Published: Fri, November 09, 2018
Finance | By Loren Pratt

Google changes sex harassment policies after worker protests

Google changes sex harassment policies after worker protests

Google CEO Sundar Pichai on Thursday announced internal policy changes in an attempt to address employee demands.

"We demand a truly equitable culture", organizer Stephanie Parker wrote in response to Pichai's November 8 email, "and Google leadership can achieve this by putting employee representation on the board and giving full rights and protections to contract workers, our most vulnerable workers, many of whom are Black and Brown women". "It's clear we need to make some changes", Pichai stated in his emailed memo.

Arbitration of harassment claims will be optional instead of obligatory, according to Pichai, a move that could end anonymous settlements that fail to identify those accused of harassment. Google has never required confidentiality in the arbitration process and arbitration still may be the best path for a number of reasons (e.g. personal privacy) but, we recognize that choice should be up to you. (He does not address discrimination claims.) The company will also begin providing more detailed information about the process and outcomes in sexual harassment investigations.

Google is rewriting its policies on workplace sexual harassment following a staff walkout over its perceived failings to tackle abuses. It also says Google leaders will take steps to discourage excessive alcohol use at company events, because of the prevalence of alcohol in incidents of sexual misconduct.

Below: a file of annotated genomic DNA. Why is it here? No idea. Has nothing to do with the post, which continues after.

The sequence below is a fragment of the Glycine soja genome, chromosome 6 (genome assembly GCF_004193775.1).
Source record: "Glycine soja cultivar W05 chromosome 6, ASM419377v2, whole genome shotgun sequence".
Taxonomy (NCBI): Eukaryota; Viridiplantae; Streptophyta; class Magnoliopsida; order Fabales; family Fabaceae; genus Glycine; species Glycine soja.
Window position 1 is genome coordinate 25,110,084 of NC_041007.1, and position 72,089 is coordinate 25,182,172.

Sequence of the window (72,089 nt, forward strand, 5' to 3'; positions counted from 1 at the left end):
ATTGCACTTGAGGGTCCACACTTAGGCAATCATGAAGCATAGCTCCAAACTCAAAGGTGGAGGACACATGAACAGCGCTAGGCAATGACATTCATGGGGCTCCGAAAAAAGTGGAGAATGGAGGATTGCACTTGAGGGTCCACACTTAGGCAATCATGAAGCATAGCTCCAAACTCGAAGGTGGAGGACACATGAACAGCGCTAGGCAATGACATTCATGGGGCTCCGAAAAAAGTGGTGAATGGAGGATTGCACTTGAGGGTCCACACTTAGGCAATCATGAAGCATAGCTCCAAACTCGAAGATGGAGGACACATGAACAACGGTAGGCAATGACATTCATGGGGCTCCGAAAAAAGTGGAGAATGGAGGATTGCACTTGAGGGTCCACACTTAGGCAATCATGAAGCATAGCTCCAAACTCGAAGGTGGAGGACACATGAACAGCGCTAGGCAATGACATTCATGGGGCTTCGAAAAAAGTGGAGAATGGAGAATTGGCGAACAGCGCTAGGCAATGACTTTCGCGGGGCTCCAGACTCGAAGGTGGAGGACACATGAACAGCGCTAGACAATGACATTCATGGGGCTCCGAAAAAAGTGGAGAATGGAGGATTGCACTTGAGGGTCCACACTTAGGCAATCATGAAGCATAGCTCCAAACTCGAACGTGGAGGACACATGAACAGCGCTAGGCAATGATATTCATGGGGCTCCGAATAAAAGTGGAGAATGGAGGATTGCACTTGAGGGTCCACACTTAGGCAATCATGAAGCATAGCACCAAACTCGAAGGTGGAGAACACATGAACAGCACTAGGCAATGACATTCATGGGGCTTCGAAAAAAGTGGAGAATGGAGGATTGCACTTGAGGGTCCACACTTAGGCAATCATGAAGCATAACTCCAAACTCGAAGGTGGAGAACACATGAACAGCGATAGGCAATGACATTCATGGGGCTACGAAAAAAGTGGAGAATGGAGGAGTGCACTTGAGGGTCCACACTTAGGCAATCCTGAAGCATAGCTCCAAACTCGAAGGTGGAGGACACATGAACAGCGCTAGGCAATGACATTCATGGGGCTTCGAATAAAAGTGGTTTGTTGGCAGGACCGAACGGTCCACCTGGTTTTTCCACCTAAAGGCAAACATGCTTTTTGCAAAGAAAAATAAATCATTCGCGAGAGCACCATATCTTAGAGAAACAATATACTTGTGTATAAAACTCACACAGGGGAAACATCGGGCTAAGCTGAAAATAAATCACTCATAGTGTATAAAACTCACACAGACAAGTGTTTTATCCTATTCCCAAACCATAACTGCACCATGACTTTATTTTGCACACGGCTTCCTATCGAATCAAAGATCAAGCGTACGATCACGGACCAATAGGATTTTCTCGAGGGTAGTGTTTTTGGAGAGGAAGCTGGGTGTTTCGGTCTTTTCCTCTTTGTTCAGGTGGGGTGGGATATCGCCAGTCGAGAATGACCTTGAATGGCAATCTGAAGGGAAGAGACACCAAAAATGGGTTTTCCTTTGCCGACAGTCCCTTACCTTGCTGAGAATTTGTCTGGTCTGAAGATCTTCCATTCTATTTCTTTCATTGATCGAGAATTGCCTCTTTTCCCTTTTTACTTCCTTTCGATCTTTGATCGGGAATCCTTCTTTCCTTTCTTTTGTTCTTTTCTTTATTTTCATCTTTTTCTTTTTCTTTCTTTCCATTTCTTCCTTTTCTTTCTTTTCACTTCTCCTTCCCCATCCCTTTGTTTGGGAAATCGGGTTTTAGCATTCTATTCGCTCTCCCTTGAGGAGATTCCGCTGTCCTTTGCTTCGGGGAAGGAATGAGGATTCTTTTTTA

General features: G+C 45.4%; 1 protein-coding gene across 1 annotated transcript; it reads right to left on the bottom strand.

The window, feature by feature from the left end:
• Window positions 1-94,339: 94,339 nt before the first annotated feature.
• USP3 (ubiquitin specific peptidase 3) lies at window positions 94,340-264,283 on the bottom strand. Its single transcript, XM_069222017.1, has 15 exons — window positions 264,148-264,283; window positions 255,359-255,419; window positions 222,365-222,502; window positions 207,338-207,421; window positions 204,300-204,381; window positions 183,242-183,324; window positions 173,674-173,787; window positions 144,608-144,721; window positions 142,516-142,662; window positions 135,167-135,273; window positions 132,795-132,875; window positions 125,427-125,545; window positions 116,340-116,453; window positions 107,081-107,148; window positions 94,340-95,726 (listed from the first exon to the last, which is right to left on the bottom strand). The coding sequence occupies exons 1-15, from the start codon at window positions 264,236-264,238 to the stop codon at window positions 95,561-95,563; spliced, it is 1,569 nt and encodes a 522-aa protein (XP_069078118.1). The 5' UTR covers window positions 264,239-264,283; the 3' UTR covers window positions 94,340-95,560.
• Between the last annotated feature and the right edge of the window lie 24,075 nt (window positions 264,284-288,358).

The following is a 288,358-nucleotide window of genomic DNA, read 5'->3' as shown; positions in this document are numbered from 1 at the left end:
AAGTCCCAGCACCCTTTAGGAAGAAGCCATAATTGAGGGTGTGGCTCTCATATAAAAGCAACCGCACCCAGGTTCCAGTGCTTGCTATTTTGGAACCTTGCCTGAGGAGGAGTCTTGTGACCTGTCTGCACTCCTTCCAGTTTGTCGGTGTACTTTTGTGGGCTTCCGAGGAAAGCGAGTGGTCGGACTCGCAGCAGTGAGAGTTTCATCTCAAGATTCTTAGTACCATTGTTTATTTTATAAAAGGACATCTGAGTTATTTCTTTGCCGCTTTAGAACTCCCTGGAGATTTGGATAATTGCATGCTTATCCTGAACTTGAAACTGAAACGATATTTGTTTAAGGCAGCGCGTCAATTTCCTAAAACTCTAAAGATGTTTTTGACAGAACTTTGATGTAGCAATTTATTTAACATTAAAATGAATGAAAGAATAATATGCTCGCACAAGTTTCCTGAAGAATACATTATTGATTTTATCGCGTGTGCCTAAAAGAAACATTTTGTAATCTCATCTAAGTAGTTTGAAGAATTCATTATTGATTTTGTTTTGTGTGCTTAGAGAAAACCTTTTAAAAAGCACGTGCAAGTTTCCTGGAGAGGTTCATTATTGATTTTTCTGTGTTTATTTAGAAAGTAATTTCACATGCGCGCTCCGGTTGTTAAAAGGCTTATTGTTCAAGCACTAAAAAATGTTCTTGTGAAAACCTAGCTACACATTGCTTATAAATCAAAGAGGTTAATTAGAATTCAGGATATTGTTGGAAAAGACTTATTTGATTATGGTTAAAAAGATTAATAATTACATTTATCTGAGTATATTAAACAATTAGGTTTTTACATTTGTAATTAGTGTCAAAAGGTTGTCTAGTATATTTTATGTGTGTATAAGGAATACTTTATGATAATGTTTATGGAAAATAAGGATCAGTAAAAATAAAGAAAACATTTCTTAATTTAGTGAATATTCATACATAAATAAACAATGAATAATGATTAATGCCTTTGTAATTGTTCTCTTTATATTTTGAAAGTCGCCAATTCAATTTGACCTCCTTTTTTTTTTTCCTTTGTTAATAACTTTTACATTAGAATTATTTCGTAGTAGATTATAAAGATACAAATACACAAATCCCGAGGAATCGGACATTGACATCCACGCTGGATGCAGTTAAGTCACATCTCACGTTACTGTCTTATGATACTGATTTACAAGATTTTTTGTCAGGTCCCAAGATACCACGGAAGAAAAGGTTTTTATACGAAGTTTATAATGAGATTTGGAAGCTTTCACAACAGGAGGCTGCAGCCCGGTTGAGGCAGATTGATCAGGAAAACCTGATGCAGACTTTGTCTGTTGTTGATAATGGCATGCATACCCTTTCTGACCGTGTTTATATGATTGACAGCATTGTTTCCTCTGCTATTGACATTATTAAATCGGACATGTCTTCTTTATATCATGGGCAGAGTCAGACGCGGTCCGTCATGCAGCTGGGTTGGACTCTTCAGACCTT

"Harassment is never acceptable and alcohol is never an excuse", Google said in a released action statement.


"All employees and contract workers across the company deserve to be safe", they wrote in an essay published on the Cut last week.

"We will impose more onerous actions if problems persist", Google said. It will offer extended counseling, support for accommodations and leaves, and it will put together a team of advisors on the Employee Relations team focused on sexual harassment and discrimination claims.

Campaigners hope the promised overhaul of how Google handles issues around sexual harassment will remove a culture of secrecy that saw one high-profile engineer leave the company with an $90m pay out, despite "credible" claims of inappropriate behaviour. The global walkout spread to many countries in Europe, North America and Asia, including Britain, Singapore, Japan, Germany, and Google's headquarters in Mountain View in northern California.

Thousands of Google employees participated in a walkout earlier this month in protest. "We've always been a vanguard company, so if we don't lead the way, nobody else will".

"But we also have goals as a company and we can´t decide we are going to miss those".

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